Why did they published anything about the vulnerabilities before they were absolutely sure all of those has been mitigated?
Because various entities tried to exploit that to defer any publicaton, which lead to things never getting fixed.
An entity may not want to fix things, but at some point their users / constituents have a right to know so they can take their own protective measures.
> [...] so they can take their own protective measures.
Little can the ordinary citizen do whose data is at risk of exploitation. All responsibility lies on the government because the citizens do not have any other choice, as it seems to me. What protective measure can someone take who is vulnerable?
With a thorough reading of the article, it is clear that the hackers are aware of what they are doing:
> Once threat actors catch wind of major vulnerabilities against an organization they begin poking on their own, looking for more vectors of attack.
I'm not sure that helping individuals protect themselves is the main goal, though. It is important that entities respond to these issues in a reasonable timeframe, because if a small group of researchers, academics, or whatever can find a bug, then other nations' intelligence agencies or industrial espionage groups can as well.
Realistically, in the case of companies, the best an individual can do is not do business with them. In the case of government agencies in democratic countries, public pressure is the probably the way to go.
Like deleting your sensitive documents that you have uploaded already. Removing contact information and other personal details.
In fact, there's more financial incentive to make things leaky, less work needs to be done to peek into your neighbors yard, and the vast (vast, vast) majority of the people cannot give a damn about this.
Frankly, I'm surprised they replied with an acknowledgement and tried to fix some vulns.
Expect no more changes.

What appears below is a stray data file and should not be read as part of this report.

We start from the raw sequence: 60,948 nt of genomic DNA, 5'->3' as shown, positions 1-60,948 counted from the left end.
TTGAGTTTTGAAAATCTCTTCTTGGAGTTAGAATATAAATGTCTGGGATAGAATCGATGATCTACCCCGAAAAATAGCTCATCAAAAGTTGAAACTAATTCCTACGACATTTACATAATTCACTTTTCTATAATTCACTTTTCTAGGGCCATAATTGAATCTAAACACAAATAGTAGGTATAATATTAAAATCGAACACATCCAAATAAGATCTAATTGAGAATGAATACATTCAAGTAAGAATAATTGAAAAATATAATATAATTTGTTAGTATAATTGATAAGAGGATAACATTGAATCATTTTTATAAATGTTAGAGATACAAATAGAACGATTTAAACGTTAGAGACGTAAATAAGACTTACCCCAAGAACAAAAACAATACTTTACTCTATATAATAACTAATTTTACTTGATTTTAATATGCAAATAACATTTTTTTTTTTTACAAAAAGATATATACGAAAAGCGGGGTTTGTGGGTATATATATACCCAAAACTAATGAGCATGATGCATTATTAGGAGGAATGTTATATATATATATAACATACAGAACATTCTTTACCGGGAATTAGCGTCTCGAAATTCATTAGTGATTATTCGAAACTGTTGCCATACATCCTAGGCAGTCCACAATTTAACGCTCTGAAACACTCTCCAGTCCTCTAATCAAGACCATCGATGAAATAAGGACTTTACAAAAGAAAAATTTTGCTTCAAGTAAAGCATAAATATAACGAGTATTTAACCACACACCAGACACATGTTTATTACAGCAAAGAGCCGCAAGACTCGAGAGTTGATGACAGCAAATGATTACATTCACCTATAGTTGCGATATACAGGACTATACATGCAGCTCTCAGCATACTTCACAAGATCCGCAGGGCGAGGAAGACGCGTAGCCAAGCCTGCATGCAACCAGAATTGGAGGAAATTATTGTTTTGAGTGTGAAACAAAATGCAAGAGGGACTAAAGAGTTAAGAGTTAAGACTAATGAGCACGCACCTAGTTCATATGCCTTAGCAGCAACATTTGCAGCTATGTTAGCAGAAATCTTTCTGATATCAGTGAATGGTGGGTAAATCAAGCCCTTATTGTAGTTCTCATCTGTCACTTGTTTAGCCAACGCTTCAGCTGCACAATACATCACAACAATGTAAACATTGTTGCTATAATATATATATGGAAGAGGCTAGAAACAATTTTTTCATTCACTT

One crore is 10 million in the Indian numbering system, see https://en.wikipedia.org/wiki/Crore.
Tool I wrote to convert between Indian and American numbers.
65 crore = 650 million
Under scientific notation, you should strongly prefer to write 1e7. 10e6 is just begging for people to interpret it as 10⁶ rather than 10×10⁶ (10⁷).
Here’s a photo with the calculator I used in middle school, showing exactly the specified number:
https://en.wikipedia.org/wiki/Scientific_notation#Normalized... agrees with my memory that in normalised form the coefficient should be at least one and less than ten.
Then for actual interaction purposes, to rely on biological verification? eg. widespread retina and fingerprint scanning.
As a side effect this would somewhat limit tax evasion - if all tax returns and income were public, as in countries like Norway.
This previous HN discussion  about a "Falsehoods programmers believe about Biometrics" article might be relevant. Careful, here be dragons, edge cases still abound the unwary implementer.
What is wrong with them?
But its a fault of Indian Government too. They hire programmers who are less competent to save budget for salary. And if someone reports some vulnerebility I bet these government police will come after the reporter. And there is no incentives too.
Couple months ago the data of all Venezuelan immigrants got breached the government did nothing until the public media started to talk about it.
Sakura Samurai coordinated with the U.S. DoD Vulnerability Disclosure Program (VDP) to assist in facilitating initial conversations of disclosure. John Jackson spoke with DC3’s Program Manager via email and coordinated on a plan of action
Roughly 4 days later, after further communication with the DC3, we felt safe to begin our initial reveal of research on the NCIIPC’s RVDP program.
I believe Google's Security team usually gives vendors 90 days before they go public.